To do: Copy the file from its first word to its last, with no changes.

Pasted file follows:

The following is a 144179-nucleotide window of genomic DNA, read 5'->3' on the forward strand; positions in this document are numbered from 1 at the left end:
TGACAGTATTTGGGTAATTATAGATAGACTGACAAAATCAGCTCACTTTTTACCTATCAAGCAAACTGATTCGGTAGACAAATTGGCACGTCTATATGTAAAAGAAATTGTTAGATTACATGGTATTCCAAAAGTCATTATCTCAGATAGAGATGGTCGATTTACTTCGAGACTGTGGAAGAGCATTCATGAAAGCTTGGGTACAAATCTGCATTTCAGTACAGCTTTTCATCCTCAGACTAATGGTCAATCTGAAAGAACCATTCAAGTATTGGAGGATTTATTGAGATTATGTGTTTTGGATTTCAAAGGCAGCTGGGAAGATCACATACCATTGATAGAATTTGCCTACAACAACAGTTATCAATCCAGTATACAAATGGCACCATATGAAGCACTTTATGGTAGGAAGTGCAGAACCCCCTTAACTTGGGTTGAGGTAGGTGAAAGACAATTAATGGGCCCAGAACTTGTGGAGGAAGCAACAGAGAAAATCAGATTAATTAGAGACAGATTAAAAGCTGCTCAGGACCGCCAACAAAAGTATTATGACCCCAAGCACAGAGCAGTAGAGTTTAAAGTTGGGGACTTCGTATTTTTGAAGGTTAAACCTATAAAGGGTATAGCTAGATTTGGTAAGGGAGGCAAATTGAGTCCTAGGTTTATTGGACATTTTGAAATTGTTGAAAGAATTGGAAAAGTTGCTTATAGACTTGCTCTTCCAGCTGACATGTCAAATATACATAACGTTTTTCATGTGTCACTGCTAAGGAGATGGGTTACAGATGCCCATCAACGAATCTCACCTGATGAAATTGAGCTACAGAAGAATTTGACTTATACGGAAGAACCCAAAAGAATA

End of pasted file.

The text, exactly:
The following is a 144179-nucleotide window of genomic DNA, read 5'->3' on the forward strand; positions in this document are numbered from 1 at the left end:
TGACAGTATTTGGGTAATTATAGATAGACTGACAAAATCAGCTCACTTTTTACCTATCAAGCAAACTGATTCGGTAGACAAATTGGCACGTCTATATGTAAAAGAAATTGTTAGATTACATGGTATTCCAAAAGTCATTATCTCAGATAGAGATGGTCGATTTACTTCGAGACTGTGGAAGAGCATTCATGAAAGCTTGGGTACAAATCTGCATTTCAGTACAGCTTTTCATCCTCAGACTAATGGTCAATCTGAAAGAACCATTCAAGTATTGGAGGATTTATTGAGATTATGTGTTTTGGATTTCAAAGGCAGCTGGGAAGATCACATACCATTGATAGAATTTGCCTACAACAACAGTTATCAATCCAGTATACAAATGGCACCATATGAAGCACTTTATGGTAGGAAGTGCAGAACCCCCTTAACTTGGGTTGAGGTAGGTGAAAGACAATTAATGGGCCCAGAACTTGTGGAGGAAGCAACAGAGAAAATCAGATTAATTAGAGACAGATTAAAAGCTGCTCAGGACCGCCAACAAAAGTATTATGACCCCAAGCACAGAGCAGTAGAGTTTAAAGTTGGGGACTTCGTATTTTTGAAGGTTAAACCTATAAAGGGTATAGCTAGATTTGGTAAGGGAGGCAAATTGAGTCCTAGGTTTATTGGACATTTTGAAATTGTTGAAAGAATTGGAAAAGTTGCTTATAGACTTGCTCTTCCAGCTGACATGTCAAATATACATAACGTTTTTCATGTGTCACTGCTAAGGAGATGGGTTACAGATGCCCATCAACGAATCTCACCTGATGAAATTGAGCTACAGAAGAATTTGACTTATACGGAAGAACCCAAAAGAATA